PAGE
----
And the true delight of living, as you taste it only there!
[Pg 29]

A. D. Godley.


'C'était une guerre avec le Matterhorn,'
said a Zermatt peasant of the many
attempts to scale this great mountain

They warred with Nature, as of old with gods
The Titans; like the Titans too they fell,
Hurled from the summit of their hopes, and dashed
Sheer down precipitous tremendous crags,
A thousand deaths in one. 'Tis o'er, and we5
Who sit at home, and by the peaceful hearth
Read their sad tale, made wise by the event,
May moralize of folly and a thirst
For barren honour, fruitful of no end.
'Tis well: we were not what we are without10
That cautious wisdom, and the sober mind
Of prudence, steering calm 'twixt rock and storm.
Yet, too, methinks, we were not what we are
Without that other fiery element—
The love, the thirst for venture, and the scorn15
That aught should be too great for mortal powers
That yet one peak in all the skyey throng
Should rise unchallenged with unvanquished snows,
Virgin from the beginning of the world.
Such fire was theirs; O not for fame alone—20
That coarser thread in all the finer skein
That draws adventure, oft by vulgar minds
Deemed man's sole aim—but for the high delight
To tread untrodden solitudes, and feel
[Pg 30]A sense of power, of fullest freedom, lost25
In the loud vale where Man is all in all.
For this they dared too much; nor they alone,
They but the foremost of an Alpine band,
Who in the life of cities pine and pant
For purer air, for peak, and pass, and glen,30
With slow majestic glacier, born to-day,
Yet with the trophies of a thousand years
On its scarred bosom, till its icy bonds
It burst, and rush a torrent to the main.
Such sons still hast thou, England; be thou proud
To have them, relics of thy younger age.36
Nor murmur if not all at once they take
The care and burden on them. Learn of them!
Youth has its teaching, too, as well as age:
We grow too old too soon; the flaxen head40
Of childhood apes experience' hoary crown,
And prudent lisps ungraceful aged saws.
'Tis so: yet here in Zermatt—here beneath
The fatal peak, beside the heaving mound
That bears the black cross with the golden names
Of men, our friends, upon it—here we fain46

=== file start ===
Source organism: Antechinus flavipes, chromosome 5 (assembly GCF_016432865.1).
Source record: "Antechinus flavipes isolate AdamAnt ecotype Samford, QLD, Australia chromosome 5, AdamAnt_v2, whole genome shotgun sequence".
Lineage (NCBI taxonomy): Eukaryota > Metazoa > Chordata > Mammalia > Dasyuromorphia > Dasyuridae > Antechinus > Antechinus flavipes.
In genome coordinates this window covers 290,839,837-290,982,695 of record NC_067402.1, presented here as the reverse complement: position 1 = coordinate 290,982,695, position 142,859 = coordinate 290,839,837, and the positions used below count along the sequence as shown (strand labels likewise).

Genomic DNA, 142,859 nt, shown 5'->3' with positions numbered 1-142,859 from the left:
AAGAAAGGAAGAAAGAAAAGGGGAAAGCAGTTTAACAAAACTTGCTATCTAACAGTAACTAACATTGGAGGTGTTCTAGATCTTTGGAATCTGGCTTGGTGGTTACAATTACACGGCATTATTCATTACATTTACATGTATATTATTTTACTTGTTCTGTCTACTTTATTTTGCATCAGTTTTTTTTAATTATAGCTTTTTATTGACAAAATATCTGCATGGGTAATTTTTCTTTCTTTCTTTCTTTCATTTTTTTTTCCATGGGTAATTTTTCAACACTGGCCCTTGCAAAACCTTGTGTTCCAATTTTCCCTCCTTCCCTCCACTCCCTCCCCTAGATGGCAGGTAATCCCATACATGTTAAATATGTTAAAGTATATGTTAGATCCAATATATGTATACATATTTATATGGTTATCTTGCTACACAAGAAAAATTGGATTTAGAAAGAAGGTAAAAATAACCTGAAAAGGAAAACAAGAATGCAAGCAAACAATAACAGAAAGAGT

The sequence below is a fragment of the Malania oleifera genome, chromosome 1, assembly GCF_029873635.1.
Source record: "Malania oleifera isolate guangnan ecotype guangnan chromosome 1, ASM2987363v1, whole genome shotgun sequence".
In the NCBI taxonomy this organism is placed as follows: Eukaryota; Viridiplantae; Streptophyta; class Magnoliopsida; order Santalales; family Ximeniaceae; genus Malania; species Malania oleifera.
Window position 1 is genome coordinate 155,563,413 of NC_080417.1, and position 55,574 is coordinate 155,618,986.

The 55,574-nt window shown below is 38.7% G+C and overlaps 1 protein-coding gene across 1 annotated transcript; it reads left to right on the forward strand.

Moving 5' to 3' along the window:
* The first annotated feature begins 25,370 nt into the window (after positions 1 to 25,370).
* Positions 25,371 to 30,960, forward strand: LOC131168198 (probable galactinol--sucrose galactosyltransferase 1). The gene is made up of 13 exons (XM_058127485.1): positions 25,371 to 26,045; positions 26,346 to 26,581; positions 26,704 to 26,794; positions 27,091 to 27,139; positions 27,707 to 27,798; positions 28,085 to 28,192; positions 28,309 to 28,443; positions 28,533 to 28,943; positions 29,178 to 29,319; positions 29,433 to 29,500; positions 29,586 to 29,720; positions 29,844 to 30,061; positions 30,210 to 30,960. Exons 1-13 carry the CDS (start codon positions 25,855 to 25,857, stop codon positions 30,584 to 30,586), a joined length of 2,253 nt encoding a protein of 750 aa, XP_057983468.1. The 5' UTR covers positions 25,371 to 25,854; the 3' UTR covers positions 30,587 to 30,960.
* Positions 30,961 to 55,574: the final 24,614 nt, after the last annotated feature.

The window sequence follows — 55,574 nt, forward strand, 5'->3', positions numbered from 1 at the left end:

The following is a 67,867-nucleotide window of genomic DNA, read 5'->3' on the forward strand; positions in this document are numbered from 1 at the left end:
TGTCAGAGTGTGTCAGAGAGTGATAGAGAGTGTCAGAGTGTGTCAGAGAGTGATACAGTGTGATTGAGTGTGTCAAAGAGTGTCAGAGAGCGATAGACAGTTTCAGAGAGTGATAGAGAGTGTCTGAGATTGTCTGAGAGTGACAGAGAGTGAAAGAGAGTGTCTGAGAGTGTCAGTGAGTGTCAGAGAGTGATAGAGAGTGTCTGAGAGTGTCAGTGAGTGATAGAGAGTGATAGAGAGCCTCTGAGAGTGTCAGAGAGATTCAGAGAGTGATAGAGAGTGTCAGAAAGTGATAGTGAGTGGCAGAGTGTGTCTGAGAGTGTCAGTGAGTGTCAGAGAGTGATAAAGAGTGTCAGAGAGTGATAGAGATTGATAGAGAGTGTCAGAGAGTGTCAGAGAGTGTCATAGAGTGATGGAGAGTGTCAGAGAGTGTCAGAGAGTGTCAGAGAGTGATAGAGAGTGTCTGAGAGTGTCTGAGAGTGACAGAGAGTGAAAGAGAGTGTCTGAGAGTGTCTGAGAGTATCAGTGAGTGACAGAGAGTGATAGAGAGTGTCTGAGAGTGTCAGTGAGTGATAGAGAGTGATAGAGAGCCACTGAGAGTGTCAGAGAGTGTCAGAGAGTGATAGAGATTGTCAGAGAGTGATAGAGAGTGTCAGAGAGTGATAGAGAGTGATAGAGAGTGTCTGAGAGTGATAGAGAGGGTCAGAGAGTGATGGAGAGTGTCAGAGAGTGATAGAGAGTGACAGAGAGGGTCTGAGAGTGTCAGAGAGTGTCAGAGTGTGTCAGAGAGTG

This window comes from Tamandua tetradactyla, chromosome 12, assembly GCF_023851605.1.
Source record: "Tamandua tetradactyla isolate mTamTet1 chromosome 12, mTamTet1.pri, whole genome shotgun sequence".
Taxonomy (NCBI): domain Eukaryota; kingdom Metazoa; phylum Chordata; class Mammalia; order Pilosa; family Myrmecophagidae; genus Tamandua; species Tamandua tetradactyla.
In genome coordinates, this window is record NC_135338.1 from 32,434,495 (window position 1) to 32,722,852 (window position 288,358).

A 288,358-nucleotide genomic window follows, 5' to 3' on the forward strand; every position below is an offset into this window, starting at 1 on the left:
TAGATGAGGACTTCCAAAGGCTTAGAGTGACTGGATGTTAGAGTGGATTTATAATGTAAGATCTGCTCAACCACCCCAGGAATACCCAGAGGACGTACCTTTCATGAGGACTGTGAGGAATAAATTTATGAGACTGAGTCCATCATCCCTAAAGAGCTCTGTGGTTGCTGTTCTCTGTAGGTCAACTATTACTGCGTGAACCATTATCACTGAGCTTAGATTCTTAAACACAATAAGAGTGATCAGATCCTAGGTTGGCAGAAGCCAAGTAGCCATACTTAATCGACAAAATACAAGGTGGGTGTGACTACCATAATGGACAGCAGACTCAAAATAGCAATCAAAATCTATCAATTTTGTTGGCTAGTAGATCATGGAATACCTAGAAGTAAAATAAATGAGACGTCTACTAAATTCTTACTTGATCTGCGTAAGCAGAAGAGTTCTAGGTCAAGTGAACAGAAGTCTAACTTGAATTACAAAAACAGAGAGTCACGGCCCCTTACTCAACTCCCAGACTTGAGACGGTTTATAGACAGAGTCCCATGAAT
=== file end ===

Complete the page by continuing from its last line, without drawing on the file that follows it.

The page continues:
Would preach a soberer lesson. Forth they went,
Fearless and gay as to a festival,
One clear, cold morn: they climbed the virgin height;
They stood where still the awestruck gazer's eye50
Shudders to follow. There a little while
They spake of home, that centre whose wide arms
Hold us where'er we are, in joy, or woe,
[Pg 31] On earth, in air, and far on stormy seas.
Then they turned homeward, yet not to return.
It was a fearful place, and as they crept56
Fearfully down the giddy steep, there came
A slip—no more—one little slip, and down
Linked in a living avalanche they fell,
Brothers in hope, in triumph, and in death,60
Nor dying were divided. One remained
To tell their story, and to bury them.

A. G. Butler.


(June-July, 1897)

Thirty-two years since, up against the sun,
Seven shapes, thin atomies to lower sight,
Labouringly leapt and gained thy gabled height,
And four lives paid for what the seven had won.
They were the first by whom the deed was done,5
And when I look at thee, my mind takes flight
To that day's tragic feat of manly might,
As though, till then, of history thou hadst none.
Yet ages ere men topped thee, late and soon
Thou didst behold the planets lift and lower;10
Saw'st, maybe, Joshua's pausing sun and moon,
And the betokening sky when Caesar's power
Approached its bloody end; yea, even that Noon
When darkness filled the earth till the ninth hour.
[Pg 32]

T. Hardy.


The Lady of the Hills with crimes untold
Followed my feet, with azure eyes of prey;
By glacier-brink she stood—by cataract-spray—
When mists were dire, or avalanche-echoes rolled.
At night she glimmered in the death-wind cold,5
And if a footprint shone at break of day,
My flesh would quail, but straight my soul would say:
''Tis hers whose hand God's mightier hand doth hold.'
I trod her snow-bridge, for the moon was bright,
Her icicle-arch across the sheer crevasse,10
When lo, she stood!... God made her let me pass,
Then felled the bridge!... Oh, there in sallow light
There down the chasm, I saw her cruel, white,
And all my wondrous days as in a glass.
[Pg 33]

T. Watts-Dunton.


What power is this? what witchery wins my feet
To peaks so sheer they scorn the cloaking snow,
All silent as the emerald gulfs below,
Down whose ice-walls the wings of twilight beat?
What thrill of earth and heaven—most wild, most sweet—5
What answering pulse that all the senses know,
Comes leaping from the ruddy eastern glow
Where, far away, the skies and mountains meet?
Mother, 'tis I reborn: I know thee well: